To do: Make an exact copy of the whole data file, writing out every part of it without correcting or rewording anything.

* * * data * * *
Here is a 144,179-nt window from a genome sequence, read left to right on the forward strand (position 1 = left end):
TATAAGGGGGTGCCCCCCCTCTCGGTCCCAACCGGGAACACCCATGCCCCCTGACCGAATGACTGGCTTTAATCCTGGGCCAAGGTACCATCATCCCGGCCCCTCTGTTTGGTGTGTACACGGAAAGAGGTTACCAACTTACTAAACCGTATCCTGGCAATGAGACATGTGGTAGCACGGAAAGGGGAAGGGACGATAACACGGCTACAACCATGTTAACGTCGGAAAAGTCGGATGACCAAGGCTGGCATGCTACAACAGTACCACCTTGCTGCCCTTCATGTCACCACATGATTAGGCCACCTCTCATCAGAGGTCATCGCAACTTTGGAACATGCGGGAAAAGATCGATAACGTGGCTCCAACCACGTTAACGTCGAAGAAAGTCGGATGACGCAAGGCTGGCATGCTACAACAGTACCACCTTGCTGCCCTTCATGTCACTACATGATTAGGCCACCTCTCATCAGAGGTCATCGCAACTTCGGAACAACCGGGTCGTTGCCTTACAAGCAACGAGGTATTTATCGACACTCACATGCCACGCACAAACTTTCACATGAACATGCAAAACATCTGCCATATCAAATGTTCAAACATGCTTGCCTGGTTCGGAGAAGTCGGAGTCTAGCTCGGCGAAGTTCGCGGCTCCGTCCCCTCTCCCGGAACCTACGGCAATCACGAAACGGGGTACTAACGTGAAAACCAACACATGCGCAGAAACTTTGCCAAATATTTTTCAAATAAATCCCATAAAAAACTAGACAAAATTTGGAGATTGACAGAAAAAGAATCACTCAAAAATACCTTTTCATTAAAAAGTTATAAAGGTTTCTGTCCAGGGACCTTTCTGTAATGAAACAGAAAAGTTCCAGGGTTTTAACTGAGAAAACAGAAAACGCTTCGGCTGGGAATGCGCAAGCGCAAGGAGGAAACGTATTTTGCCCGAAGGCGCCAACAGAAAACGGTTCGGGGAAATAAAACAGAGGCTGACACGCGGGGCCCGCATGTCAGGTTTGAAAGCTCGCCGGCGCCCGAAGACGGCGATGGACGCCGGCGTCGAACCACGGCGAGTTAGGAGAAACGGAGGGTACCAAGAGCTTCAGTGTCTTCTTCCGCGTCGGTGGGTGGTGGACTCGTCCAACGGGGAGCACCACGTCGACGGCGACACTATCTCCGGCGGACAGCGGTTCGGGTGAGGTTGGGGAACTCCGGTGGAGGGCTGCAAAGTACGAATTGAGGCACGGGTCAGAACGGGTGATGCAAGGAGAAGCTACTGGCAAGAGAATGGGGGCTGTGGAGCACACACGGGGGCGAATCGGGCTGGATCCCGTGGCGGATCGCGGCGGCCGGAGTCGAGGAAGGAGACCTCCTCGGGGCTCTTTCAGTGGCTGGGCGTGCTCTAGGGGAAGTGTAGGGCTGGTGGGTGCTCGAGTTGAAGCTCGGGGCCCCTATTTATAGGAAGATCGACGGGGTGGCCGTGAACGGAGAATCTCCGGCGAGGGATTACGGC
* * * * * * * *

Here is a 144,179-nt window from a genome sequence, read left to right on the forward strand (position 1 = left end):
TATAAGGGGGTGCCCCCCCTCTCGGTCCCAACCGGGAACACCCATGCCCCCTGACCGAATGACTGGCTTTAATCCTGGGCCAAGGTACCATCATCCCGGCCCCTCTGTTTGGTGTGTACACGGAAAGAGGTTACCAACTTACTAAACCGTATCCTGGCAATGAGACATGTGGTAGCACGGAAAGGGGAAGGGACGATAACACGGCTACAACCATGTTAACGTCGGAAAAGTCGGATGACCAAGGCTGGCATGCTACAACAGTACCACCTTGCTGCCCTTCATGTCACCACATGATTAGGCCACCTCTCATCAGAGGTCATCGCAACTTTGGAACATGCGGGAAAAGATCGATAACGTGGCTCCAACCACGTTAACGTCGAAGAAAGTCGGATGACGCAAGGCTGGCATGCTACAACAGTACCACCTTGCTGCCCTTCATGTCACTACATGATTAGGCCACCTCTCATCAGAGGTCATCGCAACTTCGGAACAACCGGGTCGTTGCCTTACAAGCAACGAGGTATTTATCGACACTCACATGCCACGCACAAACTTTCACATGAACATGCAAAACATCTGCCATATCAAATGTTCAAACATGCTTGCCTGGTTCGGAGAAGTCGGAGTCTAGCTCGGCGAAGTTCGCGGCTCCGTCCCCTCTCCCGGAACCTACGGCAATCACGAAACGGGGTACTAACGTGAAAACCAACACATGCGCAGAAACTTTGCCAAATATTTTTCAAATAAATCCCATAAAAAACTAGACAAAATTTGGAGATTGACAGAAAAAGAATCACTCAAAAATACCTTTTCATTAAAAAGTTATAAAGGTTTCTGTCCAGGGACCTTTCTGTAATGAAACAGAAAAGTTCCAGGGTTTTAACTGAGAAAACAGAAAACGCTTCGGCTGGGAATGCGCAAGCGCAAGGAGGAAACGTATTTTGCCCGAAGGCGCCAACAGAAAACGGTTCGGGGAAATAAAACAGAGGCTGACACGCGGGGCCCGCATGTCAGGTTTGAAAGCTCGCCGGCGCCCGAAGACGGCGATGGACGCCGGCGTCGAACCACGGCGAGTTAGGAGAAACGGAGGGTACCAAGAGCTTCAGTGTCTTCTTCCGCGTCGGTGGGTGGTGGACTCGTCCAACGGGGAGCACCACGTCGACGGCGACACTATCTCCGGCGGACAGCGGTTCGGGTGAGGTTGGGGAACTCCGGTGGAGGGCTGCAAAGTACGAATTGAGGCACGGGTCAGAACGGGTGATGCAAGGAGAAGCTACTGGCAAGAGAATGGGGGCTGTGGAGCACACACGGGGGCGAATCGGGCTGGATCCCGTGGCGGATCGCGGCGGCCGGAGTCGAGGAAGGAGACCTCCTCGGGGCTCTTTCAGTGGCTGGGCGTGCTCTAGGGGAAGTGTAGGGCTGGTGGGTGCTCGAGTTGAAGCTCGGGGCCCCTATTTATAGGAAGATCGACGGGGTGGCCGTGAACGGAGAATCTCCGGCGAGGGATTACGGC